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Alone Time in a Relationship

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6 min

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Published on:

Thu Feb 01 2024

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Written by:

The Personal Development School

Alone time in a relationship is a common desire for most people.

The misconception is that time away from a partner might be a problem. And yes, too much space — physically or emotionally — can cause issues in the long term.

But there will be times when having time for yourself is ideal. You need time for self-reflection, self-care, and enjoyment.

What signs indicate that it might be best to have some personal space? Why is it important? And how do you tell your partner you want it?

Before we get to all that, let’s consider what it means to have alone time in a relationship.

What is Alone Time in a Relationship?

Alone time in a relationship (also known as “Me time” or "solo time") refers to time that you spend apart from your partner doing things you like to do.

It could be anything from exercising to hanging out with friends. It’s all about focusing on what you like to do in your free time – with our partner being present.

‘Me time’ doesn’t mean you’ll be doing stuff yourself. It could also mean hanging out with your friends only.

Now, your desire for alone time varies depending on your attachment style.

For example, dismissive avoidants love their alone time as they’re extremely independent. Fearful avoidants also desire it, not because of their independence, but because they “fear” getting close to someone.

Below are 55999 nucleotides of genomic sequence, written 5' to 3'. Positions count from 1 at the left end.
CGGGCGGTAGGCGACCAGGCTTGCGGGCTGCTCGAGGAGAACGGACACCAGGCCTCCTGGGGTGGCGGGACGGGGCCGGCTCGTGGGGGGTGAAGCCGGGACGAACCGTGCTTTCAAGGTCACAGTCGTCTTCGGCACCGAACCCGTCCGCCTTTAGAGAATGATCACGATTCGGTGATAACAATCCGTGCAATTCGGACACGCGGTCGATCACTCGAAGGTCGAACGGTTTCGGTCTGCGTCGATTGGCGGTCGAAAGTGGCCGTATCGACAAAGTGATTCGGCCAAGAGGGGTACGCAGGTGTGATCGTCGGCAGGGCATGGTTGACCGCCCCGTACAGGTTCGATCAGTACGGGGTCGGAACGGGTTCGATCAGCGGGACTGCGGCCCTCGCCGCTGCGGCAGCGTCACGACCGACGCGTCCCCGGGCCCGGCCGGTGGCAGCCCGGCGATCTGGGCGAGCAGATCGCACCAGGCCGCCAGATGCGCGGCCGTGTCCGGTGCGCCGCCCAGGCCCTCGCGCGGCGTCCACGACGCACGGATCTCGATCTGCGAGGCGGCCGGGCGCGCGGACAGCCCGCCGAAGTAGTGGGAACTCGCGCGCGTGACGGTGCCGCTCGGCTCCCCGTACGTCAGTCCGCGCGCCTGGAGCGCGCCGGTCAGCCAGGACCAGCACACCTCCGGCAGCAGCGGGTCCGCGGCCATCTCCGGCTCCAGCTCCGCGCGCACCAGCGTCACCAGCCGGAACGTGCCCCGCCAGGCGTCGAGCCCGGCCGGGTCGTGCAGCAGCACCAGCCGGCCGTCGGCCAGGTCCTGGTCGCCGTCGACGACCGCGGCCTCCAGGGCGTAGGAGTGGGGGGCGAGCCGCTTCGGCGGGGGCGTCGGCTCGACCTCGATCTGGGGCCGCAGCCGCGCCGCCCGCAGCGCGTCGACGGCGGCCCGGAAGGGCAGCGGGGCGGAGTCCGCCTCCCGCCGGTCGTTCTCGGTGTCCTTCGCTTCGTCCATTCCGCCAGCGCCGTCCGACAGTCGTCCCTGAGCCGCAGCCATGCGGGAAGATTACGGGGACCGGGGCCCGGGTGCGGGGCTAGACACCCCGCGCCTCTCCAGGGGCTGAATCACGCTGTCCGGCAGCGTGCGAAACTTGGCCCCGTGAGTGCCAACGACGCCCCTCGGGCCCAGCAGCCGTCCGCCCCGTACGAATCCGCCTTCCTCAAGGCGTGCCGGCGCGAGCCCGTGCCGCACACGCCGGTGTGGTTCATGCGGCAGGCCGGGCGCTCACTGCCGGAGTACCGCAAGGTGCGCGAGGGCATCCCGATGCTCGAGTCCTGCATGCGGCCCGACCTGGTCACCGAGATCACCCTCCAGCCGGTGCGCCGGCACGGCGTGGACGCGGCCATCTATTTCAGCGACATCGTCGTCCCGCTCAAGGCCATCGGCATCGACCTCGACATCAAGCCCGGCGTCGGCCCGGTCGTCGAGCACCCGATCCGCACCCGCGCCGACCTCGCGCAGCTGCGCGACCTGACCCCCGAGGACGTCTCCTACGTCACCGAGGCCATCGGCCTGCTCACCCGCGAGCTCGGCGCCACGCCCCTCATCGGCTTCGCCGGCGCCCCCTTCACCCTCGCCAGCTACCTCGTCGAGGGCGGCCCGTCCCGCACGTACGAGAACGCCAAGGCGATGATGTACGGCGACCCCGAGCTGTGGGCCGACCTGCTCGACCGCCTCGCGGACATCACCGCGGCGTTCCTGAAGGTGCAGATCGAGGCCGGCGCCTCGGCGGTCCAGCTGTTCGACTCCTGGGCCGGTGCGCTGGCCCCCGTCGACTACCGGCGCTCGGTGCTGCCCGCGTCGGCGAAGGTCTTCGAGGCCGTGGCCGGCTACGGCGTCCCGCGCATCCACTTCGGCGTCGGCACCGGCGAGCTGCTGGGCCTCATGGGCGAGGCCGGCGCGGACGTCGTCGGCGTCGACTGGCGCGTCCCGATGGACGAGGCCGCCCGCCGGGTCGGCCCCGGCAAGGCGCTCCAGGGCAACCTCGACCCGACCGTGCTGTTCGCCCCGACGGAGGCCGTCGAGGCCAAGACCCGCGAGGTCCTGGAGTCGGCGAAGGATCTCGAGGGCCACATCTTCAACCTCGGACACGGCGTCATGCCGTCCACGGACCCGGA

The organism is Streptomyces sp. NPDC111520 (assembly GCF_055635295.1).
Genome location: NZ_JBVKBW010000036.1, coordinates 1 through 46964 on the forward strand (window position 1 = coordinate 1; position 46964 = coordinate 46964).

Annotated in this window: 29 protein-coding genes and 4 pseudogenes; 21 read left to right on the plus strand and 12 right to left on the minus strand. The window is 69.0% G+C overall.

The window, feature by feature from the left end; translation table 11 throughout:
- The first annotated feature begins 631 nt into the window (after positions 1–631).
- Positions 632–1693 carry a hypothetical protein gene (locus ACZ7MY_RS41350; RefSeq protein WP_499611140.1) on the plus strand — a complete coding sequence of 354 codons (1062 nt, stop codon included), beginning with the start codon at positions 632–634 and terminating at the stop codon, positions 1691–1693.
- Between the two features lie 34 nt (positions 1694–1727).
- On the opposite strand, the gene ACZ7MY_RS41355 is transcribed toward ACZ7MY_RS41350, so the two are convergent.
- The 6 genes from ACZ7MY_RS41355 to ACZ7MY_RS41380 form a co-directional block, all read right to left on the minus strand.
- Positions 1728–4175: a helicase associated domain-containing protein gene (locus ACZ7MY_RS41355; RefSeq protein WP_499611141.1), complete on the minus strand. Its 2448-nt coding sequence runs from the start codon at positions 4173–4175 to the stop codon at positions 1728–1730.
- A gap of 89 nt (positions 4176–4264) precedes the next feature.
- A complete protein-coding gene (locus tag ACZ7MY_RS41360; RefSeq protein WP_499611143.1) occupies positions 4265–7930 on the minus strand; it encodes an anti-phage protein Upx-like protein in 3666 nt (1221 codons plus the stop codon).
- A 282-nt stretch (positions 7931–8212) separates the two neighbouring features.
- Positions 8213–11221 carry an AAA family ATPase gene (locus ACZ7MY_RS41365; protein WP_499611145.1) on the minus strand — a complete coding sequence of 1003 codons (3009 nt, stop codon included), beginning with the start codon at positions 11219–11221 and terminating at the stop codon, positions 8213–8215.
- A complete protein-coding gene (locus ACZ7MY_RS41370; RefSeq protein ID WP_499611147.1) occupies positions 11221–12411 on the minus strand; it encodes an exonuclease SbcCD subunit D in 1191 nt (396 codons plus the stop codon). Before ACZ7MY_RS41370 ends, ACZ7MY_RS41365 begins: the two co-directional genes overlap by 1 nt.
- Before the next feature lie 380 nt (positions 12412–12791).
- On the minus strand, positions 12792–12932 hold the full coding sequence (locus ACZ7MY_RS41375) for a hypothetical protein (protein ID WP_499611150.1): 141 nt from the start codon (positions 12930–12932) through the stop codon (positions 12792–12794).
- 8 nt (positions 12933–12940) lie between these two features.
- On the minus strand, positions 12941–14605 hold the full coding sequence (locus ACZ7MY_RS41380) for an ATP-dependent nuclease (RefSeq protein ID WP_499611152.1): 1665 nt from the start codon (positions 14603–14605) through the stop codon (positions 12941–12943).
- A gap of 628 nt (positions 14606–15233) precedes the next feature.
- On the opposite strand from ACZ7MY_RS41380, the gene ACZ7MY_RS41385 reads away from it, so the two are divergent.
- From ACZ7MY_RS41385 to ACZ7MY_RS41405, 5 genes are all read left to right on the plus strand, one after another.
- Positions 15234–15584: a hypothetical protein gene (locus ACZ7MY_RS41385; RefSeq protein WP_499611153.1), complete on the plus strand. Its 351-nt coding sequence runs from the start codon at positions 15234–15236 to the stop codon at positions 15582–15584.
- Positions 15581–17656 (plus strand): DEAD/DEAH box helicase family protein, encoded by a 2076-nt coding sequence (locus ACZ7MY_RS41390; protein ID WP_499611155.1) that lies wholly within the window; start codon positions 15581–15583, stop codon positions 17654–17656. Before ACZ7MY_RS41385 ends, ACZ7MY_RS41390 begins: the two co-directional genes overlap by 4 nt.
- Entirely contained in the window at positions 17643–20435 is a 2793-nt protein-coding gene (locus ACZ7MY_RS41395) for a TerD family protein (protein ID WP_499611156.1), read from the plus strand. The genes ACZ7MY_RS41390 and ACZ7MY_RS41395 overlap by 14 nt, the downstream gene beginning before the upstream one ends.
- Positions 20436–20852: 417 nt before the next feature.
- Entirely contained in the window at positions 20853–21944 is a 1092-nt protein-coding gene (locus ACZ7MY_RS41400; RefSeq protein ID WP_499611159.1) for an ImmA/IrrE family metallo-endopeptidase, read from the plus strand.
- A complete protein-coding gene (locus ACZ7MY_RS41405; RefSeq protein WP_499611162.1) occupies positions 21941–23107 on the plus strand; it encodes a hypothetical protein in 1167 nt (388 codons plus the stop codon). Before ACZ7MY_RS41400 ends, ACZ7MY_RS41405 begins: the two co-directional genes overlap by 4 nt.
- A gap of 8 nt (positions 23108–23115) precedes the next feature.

On the other hand, anxious preoccupied people crave closeness and intimacy, so they might struggle with a partner wanting to be alone.

As you’ll see below, needing alone time in a relationship is crucial for the health of your relationship and for your self-care.

Why is Alone Time Important?

Many people ask themselves, “Is it bad to want alone time in a relationship?”.

And the answer is no.

Alone time is an integral part of your relationship with your partner and yourself. Here’s why:

It helps you focus on yourself and your likes – Whether you want to get fit and healthy or learn dancing, having time allows you to pursue things that give individual fulfillment and enhance personal growth.

It reinforces your independence – Being alone makes you more independent to take action and make choices that resound with you. It strengthens your autonomy to take on the world and be your whole self.

Allows time for self-care – Being alone will enable us to focus on recharging ourselves. You’ll have time to focus on making yourself happier, healthier, and better.

Time and space for your thoughts – You can’t really think about your life and what you love if you don’t have time to think about it. That’s why alone time can help you gather your thoughts in a quiet space.

Renewed desire with your partner – Time apart from your partner will help foster a desire to be with them again. You’ll become more attracted to them, enhance conversation, and connect emotionally and mentally.

Eliminates enmeshment and resentment – Enmeshment is when there are no boundaries between you and your partner. And while at first, that’s fine, you can start to lose your identity and become resentful. Time alone can help eliminate this issue.

Regardless of your attachment style, alone time is healthy and rejuvenating for yourself and your relationship.

How Much Alone Time Do You Need?

Now that we know it is okay to want alone time in a relationship, the question arises: how much?

Well, that depends on the couple and the person. Everyone is different, with various attachment styles and subconscious needs.